3. conditioning The totality of the process in which the conditioned stimulus is followed by presentation of the unconditioned stimulus that itself elicits the response to be conditioned.
See also: reinforcer

reinforcement

A term used in learning theory and in behaviour therapy that refers to the strengthening of a tendency to respond to particular stimuli in particular ways. In classical conditioning, the occurrence or deliberate introduction of an unconditioned stimulus along with a conditioned stimulus; in operant conditioning, a reinforcer is a stimulus, such as a reward, that strengthens a desired response.

reinforcement

in psychological terms: (1) in operant conditioning, a stimulus that, when presented following a response, leads to an increase in the frequency of emission of the response in the future. Also known as a reinforcer and more colloquially as a reward; (2) the process of strengthening the frequency of a response through presenting a reinforcement. reinforce vt . negative reinforcement the strengthening of the frequency of a response by removing an aversive stimulus. See also conditioning, punishment.

re·in·force·ment

(rē'in-fōrs'mĕnt)
In dentistry, structural addition or inclusion used to give additional strength in function; e.g., bars in plastic denture base.

reinforcement,

n the increasing of force or strength.

reinforcement

the use of a stimulus to modify an existing form of response. The stimulus may be a reward or a punishment and the reinforcement may correspondingly be positive or negative.
References in classic literature ?
Pierre chimed in, pleased at the arrival of this reinforcement.
Just as he reached his goal a dozen more men burst into the room, and emboldened by this reinforcement one of the men engaging De Conde came too close.
I say, Captain," the first lieutenant whispered into the ear of the Count, "I hope the deputies will give these madmen a flat refusal; but, after all, it would do no harm if they would send us some reinforcement.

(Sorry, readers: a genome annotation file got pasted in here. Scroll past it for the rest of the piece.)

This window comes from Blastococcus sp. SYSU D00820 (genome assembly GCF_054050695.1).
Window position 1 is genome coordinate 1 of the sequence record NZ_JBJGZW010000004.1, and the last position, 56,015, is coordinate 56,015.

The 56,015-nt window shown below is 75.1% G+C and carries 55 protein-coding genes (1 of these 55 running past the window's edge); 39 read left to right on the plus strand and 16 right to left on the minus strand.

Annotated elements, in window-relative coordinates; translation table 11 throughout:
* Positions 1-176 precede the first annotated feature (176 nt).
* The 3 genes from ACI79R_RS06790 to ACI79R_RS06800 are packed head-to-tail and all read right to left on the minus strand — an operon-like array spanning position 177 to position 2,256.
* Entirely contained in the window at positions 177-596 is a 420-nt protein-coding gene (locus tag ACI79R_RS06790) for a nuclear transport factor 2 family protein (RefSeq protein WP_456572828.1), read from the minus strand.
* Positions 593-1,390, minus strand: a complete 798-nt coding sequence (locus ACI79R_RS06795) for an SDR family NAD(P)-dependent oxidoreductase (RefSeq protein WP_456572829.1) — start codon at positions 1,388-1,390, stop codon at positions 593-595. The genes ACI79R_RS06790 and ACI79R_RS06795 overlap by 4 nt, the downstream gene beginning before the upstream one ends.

Holding this reinforcement within supporting distance he fired away with renewed confidence.
You're driven to the last ditch, Anne, when you bring up Miss Cornelia as a reinforcement.
This did not, however, at that time discover itself, but lay lurking in her mind, like a concealed enemy, who waits for a reinforcement of additional strength before he openly declares himself and proceeds upon hostile operations: and such additional strength soon arrived to corroborate her suspicion; for not long after, the husband and wife being at dinner, the master said to his maid,
At the same hour that these three began their dangerous ascent, the official Guide-in-Chief of the Mont Blanc region undertook the dangerous descent to Chamonix, all alone, to get reinforcements.
She was drifting some fifty feet above the ground, followed by all but some hundred of the warriors who had been ordered back to the roofs to cover the possibility of a return of the fleet, or of reinforcements.
If he sends reinforcements everywhere, he will everywhere be weak.
Fontenelle informed Captain Bonneville that he was on his way from the company's trading post on the Yellowstone to the yearly rendezvous, with reinforcements and supplies for their hunting and trading parties beyond the mountains; and that he expected to meet, by appointment, with a band of free trappers in that very neighborhood.
A ship was to be sent annually from New York to this main establishment with reinforcements and supplies, and with merchandise suited to the trade.
It seems that though we have beaten off the attack, Twala is now receiving large reinforcements, and is showing a disposition to invest us, with the view of starving us out.

Full browser ?